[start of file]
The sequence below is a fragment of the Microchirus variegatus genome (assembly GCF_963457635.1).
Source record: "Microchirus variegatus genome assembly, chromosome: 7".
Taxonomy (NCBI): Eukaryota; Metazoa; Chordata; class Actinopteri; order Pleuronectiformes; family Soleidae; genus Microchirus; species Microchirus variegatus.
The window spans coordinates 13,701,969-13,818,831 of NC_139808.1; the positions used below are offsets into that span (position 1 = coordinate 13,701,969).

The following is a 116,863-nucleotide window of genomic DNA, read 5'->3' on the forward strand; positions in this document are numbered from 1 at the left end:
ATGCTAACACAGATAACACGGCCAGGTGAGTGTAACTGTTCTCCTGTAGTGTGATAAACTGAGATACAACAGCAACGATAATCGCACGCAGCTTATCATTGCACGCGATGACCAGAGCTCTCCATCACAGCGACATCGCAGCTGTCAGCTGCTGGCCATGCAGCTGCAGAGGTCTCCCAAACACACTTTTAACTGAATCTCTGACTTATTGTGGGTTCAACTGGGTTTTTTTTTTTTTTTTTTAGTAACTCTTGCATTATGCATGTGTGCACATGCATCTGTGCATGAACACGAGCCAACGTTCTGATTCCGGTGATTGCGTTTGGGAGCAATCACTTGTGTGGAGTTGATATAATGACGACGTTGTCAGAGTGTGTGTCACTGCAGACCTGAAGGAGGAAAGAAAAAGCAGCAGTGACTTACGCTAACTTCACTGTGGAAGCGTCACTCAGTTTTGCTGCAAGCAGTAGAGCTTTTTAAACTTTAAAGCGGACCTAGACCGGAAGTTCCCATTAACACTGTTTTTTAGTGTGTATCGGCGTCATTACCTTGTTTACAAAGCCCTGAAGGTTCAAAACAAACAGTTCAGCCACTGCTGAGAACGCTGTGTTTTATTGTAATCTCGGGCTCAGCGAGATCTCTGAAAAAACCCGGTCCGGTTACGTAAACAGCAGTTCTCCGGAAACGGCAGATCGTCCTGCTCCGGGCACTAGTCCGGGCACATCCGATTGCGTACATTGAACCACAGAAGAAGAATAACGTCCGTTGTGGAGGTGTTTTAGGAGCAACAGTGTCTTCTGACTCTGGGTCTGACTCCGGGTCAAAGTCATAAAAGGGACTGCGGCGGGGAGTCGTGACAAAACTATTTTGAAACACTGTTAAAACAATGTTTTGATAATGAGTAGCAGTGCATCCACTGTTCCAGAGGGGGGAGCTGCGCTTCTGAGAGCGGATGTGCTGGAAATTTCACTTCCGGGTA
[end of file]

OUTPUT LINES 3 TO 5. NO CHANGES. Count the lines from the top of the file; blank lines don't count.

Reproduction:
Taxonomy (NCBI): Eukaryota; Metazoa; Chordata; class Actinopteri; order Pleuronectiformes; family Soleidae; genus Microchirus; species Microchirus variegatus.
The window spans coordinates 13,701,969-13,818,831 of NC_139808.1; the positions used below are offsets into that span (position 1 = coordinate 13,701,969).

The following is a 116,863-nucleotide window of genomic DNA, read 5'->3' on the forward strand; positions in this document are numbered from 1 at the left end: